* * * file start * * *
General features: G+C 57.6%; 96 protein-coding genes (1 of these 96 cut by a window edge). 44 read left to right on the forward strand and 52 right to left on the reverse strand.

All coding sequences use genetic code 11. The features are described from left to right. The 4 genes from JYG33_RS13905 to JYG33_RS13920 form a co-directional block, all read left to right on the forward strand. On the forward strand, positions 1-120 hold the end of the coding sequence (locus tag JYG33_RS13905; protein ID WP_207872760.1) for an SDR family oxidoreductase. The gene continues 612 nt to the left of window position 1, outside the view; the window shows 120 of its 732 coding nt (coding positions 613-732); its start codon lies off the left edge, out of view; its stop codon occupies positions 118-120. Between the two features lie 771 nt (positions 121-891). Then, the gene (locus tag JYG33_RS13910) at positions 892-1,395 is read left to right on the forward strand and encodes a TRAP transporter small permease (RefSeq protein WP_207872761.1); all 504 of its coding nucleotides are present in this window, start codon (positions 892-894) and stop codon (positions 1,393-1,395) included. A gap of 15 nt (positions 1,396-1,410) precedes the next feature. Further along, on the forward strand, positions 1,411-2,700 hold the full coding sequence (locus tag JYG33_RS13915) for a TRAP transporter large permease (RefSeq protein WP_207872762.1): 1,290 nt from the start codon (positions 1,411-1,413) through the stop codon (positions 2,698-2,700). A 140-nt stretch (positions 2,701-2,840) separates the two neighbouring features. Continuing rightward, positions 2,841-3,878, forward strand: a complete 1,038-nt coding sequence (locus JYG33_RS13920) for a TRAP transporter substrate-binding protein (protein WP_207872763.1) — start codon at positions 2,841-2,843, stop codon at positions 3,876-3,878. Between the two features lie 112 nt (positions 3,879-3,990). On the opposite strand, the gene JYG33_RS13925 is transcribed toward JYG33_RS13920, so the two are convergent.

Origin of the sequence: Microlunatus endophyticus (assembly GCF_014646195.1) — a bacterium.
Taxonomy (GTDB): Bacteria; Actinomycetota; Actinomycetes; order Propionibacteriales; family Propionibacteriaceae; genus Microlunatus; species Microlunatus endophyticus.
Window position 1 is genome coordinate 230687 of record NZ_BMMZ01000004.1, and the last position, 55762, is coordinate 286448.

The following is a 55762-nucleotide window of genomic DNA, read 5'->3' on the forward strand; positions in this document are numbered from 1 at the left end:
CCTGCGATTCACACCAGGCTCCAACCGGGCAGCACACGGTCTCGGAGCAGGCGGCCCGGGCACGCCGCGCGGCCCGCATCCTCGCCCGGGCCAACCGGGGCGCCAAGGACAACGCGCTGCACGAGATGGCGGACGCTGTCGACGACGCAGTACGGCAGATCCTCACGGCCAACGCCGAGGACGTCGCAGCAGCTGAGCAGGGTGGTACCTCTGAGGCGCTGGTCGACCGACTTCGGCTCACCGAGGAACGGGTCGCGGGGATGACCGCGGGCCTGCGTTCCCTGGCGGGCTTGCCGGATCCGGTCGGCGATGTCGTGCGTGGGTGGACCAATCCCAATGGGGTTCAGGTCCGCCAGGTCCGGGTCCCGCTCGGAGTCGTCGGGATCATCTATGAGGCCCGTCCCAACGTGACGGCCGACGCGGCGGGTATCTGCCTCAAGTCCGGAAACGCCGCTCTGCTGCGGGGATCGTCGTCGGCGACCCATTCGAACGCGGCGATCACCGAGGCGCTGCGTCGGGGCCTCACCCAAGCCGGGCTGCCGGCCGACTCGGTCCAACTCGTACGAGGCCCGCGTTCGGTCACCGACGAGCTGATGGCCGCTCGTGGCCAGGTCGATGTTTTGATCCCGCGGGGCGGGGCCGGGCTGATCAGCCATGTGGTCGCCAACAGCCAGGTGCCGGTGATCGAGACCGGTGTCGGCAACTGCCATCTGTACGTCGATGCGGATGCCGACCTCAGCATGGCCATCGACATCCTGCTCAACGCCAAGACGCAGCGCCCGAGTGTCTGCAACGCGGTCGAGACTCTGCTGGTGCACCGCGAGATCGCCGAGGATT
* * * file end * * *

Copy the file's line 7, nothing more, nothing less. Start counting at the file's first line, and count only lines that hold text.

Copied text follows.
CCTGCGATTCACACCAGGCTCCAACCGGGCAGCACACGGTCTCGGAGCAGGCGGCCCGGGCACGCCGCGCGGCCCGCATCCTCGCCCGGGCCAACCGGGGCGCCAAGGACAACGCGCTGCACGAGATGGCGGACGCTGTCGACGACGCAGTACGGCAGATCCTCACGGCCAACGCCGAGGACGTCGCAGCAGCTGAGCAGGGTGGTACCTCTGAGGCGCTGGTCGACCGACTTCGGCTCACCGAGGAACGGGTCGCGGGGATGACCGCGGGCCTGCGTTCCCTGGCGGGCTTGCCGGATCCGGTCGGCGATGTCGTGCGTGGGTGGACCAATCCCAATGGGGTTCAGGTCCGCCAGGTCCGGGTCCCGCTCGGAGTCGTCGGGATCATCTATGAGGCCCGTCCCAACGTGACGGCCGACGCGGCGGGTATCTGCCTCAAGTCCGGAAACGCCGCTCTGCTGCGGGGATCGTCGTCGGCGACCCATTCGAACGCGGCGATCACCGAGGCGCTGCGTCGGGGCCTCACCCAAGCCGGGCTGCCGGCCGACTCGGTCCAACTCGTACGAGGCCCGCGTTCGGTCACCGACGAGCTGATGGCCGCTCGTGGCCAGGTCGATGTTTTGATCCCGCGGGGCGGGGCCGGGCTGATCAGCCATGTGGTCGCCAACAGCCAGGTGCCGGTGATCGAGACCGGTGTCGGCAACTGCCATCTGTACGTCGATGCGGATGCCGACCTCAGCATGGCCATCGACATCCTGCTCAACGCCAAGACGCAGCGCCCGAGTGTCTGCAACGCGGTCGAGACTCTGCTGGTGCACCGCGAGATCGCCGAGGATT